Editorial Opinion

The Mysteries of Mars

By Daniel Xu

STAFF WRITER

 A hundred years ago, outer space was still deemed a mystery, a place inconceivable to travel to. Technology involving cosmonautics was theoretical at the time; only because of the Cold War was the Soviet Union able to launch a human, Yuri Gagarin, into outer space on April 12, 1961. From the moment when Neil Armstrong first landed on the moon in 1969 to the first rover landing on Mars in 1997, recent history has eclipsed humanity’s previous minimal accomplishments in space explorations. Now, in a small span of fifty years, our society can contemplate and create a detailed plan to travel to other planets, which not only makes eccentric science fiction novels plausible but also brings us closer to the near infinite potential humans have.

NASA believes that it will be able to achieve a Mars landing in 2033. This event may no longer be a far-fetched idea, but there are still many questions about the future of space travel: “should we colonize Mars?” and “does it have the necessary chemicals to sustain life even with our technology?” Aaron Ridley, a professor of space sciences and engineering, thinks that the colonization of Mars is unfeasible; he estimates that a safe and operational colony would be in place only by the 22nd century. In contrast, colonizing the moon would be more beneficial. It would bring more economic gains and need much less funding. Additionally, it has closer day to night cycles and a much shorter travel time.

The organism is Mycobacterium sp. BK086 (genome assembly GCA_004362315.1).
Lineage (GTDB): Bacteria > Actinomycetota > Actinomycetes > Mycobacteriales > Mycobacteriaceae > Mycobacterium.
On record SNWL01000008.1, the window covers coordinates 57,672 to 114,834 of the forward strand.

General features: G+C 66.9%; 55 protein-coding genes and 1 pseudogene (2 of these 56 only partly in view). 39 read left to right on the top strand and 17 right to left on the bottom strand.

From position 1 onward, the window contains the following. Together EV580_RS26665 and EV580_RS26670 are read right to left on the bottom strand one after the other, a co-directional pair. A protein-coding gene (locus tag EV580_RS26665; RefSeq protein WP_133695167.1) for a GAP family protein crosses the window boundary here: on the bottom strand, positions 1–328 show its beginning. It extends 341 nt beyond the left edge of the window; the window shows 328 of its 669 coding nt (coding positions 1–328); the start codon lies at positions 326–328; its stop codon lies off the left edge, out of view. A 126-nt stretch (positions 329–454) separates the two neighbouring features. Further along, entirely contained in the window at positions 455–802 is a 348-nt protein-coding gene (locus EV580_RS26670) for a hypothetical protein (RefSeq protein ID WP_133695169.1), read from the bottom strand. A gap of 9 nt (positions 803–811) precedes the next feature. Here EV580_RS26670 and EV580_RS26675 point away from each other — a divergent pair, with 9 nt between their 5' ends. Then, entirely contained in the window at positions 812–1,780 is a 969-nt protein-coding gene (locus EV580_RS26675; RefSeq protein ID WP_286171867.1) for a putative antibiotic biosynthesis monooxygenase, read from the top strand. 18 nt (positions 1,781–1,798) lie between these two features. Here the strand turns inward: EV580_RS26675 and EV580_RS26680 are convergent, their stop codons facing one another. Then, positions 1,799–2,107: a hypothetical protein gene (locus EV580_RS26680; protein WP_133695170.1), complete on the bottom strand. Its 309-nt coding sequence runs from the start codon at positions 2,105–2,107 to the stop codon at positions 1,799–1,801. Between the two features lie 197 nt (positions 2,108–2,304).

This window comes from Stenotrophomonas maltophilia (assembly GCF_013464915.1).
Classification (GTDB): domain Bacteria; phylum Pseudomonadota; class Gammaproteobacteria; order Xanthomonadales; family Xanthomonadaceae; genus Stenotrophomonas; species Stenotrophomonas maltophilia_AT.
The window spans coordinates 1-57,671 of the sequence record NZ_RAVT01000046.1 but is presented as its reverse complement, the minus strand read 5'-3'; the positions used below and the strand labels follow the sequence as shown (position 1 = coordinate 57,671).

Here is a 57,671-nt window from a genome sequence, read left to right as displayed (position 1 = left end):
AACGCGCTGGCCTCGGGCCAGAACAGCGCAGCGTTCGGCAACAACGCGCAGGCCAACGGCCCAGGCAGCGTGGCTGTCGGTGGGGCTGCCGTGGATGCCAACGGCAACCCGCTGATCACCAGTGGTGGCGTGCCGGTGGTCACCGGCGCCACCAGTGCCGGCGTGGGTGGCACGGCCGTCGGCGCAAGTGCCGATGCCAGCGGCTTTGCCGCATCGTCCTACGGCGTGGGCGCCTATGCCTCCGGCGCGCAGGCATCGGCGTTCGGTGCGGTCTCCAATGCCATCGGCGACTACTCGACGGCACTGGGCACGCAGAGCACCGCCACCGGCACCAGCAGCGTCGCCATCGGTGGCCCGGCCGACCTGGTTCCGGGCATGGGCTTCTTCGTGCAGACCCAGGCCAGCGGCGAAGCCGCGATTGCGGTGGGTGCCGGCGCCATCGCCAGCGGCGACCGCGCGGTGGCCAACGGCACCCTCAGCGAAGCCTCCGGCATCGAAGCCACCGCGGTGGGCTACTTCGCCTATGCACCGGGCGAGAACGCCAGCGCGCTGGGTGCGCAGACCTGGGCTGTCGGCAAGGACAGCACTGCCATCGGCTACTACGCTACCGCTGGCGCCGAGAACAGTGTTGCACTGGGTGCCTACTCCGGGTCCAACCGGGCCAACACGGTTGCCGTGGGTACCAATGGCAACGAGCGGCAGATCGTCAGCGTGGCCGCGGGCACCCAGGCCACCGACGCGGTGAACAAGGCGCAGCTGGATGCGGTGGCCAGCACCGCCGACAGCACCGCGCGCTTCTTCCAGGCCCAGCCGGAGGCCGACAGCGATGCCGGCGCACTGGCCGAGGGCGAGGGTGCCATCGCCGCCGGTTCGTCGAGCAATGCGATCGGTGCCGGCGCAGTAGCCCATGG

“The moon is a much more economically feasible location for a colony. A Mars colony will continue to be far off in the future until the funding and political winds shift,” Ridley said.

While I agree with these statements, I think Mars still has the highest potential, in the long run, of becoming a safe haven for humans. Even if it would take a few hundred years to establish a fully operational colony, it would still be a place for refugees in a time of threatening climate change or world wars. Similar amounts of gravity, a stable atmosphere, and a subtle change of temperature from day to night all back up the idea that Mars can become the second earth. Counterarguments like the absence of necessities such as food, water, and air and the points brought up by Ridley only consider colonizing in the short run. As our technology develops, the six months time to reach Mars will become two, a shortage of normal goods would not be a problem, and the amount of resources gained from cultivating the lands of Mars will outweigh the costs. If no one puts effort into making space colonies, then we will never have any.